You can imagine my surprise and delight when I discovered Rover.com was interested in doggy city guides in Denver, CO. Rover.com is a site where you can browse potential dog sitters and boarders, arrange meetings, and pick the sitter/boarder who you and your dog click with the best. Here’s the local Denver dog sitter page for my Denver readers.
I literally couldn’t get this post up fast enough. Despite my eagerness to take Linus out to explore and discover his favorite places, I’ve had quite a few obstacles, including moving and settling in, starting a new job, and getting snowed in for several days.
There were a few days, however, when both scheduling and the weather were in agreement, and we hit the ground running and came upon various dog parks and a dog-friendly bar in Denver and surrounding areas.
Over the past year of owning my energetic and playful fur baby, I’d like to say I’ve become a connoisseur of dog-friendly venues and developed a keen eye for pros and cons while entertaining and exercising Linus. Thus, my rating system for each dog park is based on: size, terrain, pet station availability, friendliness of dogs, owner responsiveness, and cleanliness.
Englewood Canine Corral Dog Park
First up, we have Englewood Canine Corral Dog Park. While we appreciated the spaciousness and friendliness of the dogs and owners, the mulch caused some concern about splinters getting stuck in Linus’ paws. Otherwise, it was a pleasant doggy atmosphere surrounded by a beautiful park.
Linus’ rating: 4 out of 5
Green Valley Ranch East Dog Park
We live just a few blocks away from a dog park. Unfortunately, it’s difficult to rate the Green Valley Ranch East Dog Park because our enjoyment there has been so inconsistent. In nearly all of the times that we’ve gone, we came across neglected dog poop and irresponsible owners who would leave their dogs with their children running a muck and unattended. The other disconcerting discovery is that folks seem to lose their dogs often around here.
Cons aside, Linus has enjoyed some romps with other playful dogs at the spacious 2-acre park with its shady area, benches, and available water bowls.
Linus’ rating: 3 out of 5
Expansive even for Linus’ long-legged standards, Stapleton Dog Park is impressive in its size as well as for its amenities. There are several covered sitting areas that provide shade and water bowls. Multiple entrances allow for the ample dog traffic here, and our brief exchanges with the owners and their dogs have been pleasant and fun.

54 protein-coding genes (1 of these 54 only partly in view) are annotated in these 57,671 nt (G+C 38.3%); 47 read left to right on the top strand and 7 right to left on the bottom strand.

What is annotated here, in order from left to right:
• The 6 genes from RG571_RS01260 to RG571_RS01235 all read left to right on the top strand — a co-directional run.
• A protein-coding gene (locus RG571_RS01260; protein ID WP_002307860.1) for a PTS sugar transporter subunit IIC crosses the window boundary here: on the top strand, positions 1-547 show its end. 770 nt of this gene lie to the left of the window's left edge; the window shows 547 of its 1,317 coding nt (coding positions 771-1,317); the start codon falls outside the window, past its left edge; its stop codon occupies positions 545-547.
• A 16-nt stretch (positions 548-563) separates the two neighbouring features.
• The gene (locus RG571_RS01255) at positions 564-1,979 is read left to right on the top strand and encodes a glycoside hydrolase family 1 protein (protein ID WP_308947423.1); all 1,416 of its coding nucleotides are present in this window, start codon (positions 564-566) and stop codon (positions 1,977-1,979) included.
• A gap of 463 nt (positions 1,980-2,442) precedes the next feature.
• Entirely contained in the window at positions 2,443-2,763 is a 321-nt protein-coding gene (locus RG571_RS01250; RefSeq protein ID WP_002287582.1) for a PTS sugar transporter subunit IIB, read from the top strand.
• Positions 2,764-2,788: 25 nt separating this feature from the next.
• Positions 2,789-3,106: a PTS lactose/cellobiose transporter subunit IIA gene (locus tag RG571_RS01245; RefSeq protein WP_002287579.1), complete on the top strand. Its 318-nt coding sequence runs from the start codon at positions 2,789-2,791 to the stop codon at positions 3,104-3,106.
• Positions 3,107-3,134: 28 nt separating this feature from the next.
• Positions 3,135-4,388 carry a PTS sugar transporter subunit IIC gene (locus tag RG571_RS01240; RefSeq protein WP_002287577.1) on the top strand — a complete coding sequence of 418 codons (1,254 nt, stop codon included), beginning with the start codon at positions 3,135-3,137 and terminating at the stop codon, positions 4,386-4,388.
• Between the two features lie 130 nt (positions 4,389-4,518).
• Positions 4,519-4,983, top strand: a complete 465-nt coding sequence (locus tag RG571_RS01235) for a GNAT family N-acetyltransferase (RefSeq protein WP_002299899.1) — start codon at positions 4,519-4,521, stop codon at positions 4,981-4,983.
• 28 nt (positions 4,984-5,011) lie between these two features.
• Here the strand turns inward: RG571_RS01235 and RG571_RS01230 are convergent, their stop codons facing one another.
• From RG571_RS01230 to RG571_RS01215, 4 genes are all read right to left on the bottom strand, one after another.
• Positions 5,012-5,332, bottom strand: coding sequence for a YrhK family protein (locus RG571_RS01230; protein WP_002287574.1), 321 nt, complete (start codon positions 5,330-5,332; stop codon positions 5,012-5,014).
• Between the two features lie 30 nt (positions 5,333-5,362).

The dog park is sandy, which makes it easy to pick up after Linus; but, it’s also a challenge to walk and run around in. When the sand became too hot, Linus found some relief in the shade. He did, unfortunately, have to avoid the territorial, stuck-to-their-master dogs if he didn’t want to get snapped at.
Linus’ rating: 4 out of 5
Having saved the best dog park for last, I just had to mention this vast open space even though it is outside of Denver. It is a heaven for active dogs and trail-loving owners. The moderately easy trail winds up at a steady incline to a breathtaking view of the adjacent winding Glendale Trail (where dogs must be leashed) and surrounding Pikes Peak and the Colorado Front Range. Near the top, there are picnic tables, benches, and a small agility area. The 17-acre space gave both Linus and me the opportunity to burn off some energy in meeting other dogs along the trail and explore the natural terrain.
Linus’ rating: 5 out of 5
When I think about The Watering Bowl, I think about a place that formed from a brilliant idea with good intentions that simply never delivered properly. I also think about the utter disappointment it left me with. I just wish so badly that that idea focused more on the quality of food before it came into fruition.
They got the dog-friendly part down, for sure. The dog park/patio area provides ample space for dogs to meet and greet, and I know that Linus had a blast with that in addition to picking up crumbs at people’s feet. But, perhaps, it was rather too dog-friendly for my taste because nobody seemed to have the sense or urgency of picking up after their dog whose little poo nugget lay right next to our table. I took it upon myself to clean it up before our food arrived.
“We eat with our eyes first,” and how I wish that weren’t true in this case! I sat stunned and confused staring at this watery salad mixed with spray canned cheese nachos. It tasted just as disgusting as it looked. To get the horrid taste out of my mouth, I reached for my iced tea only to wash the food down with a taste of metallic water and cardboard. Perhaps the only close-to-redeeming food items were the dessert: caramel cheesecake for my husband and me, and a peanut butter and bacon dog biscuit for Linus.
While all expectations of this joint’s food have left me forever, I actually would still recommend The Watering Bowl — but merely to dog owners for meetings such as first-time dog introductions for prospective dog boarding, sitting, dating, etc. over a drink or two, which is what I’m thinking of doing through Rover.com.
Linus’ rating: 3 out of 5
I hope these reviews are of some use to Colorado visitors and residents. So many more dog-friendly adventures await us out there!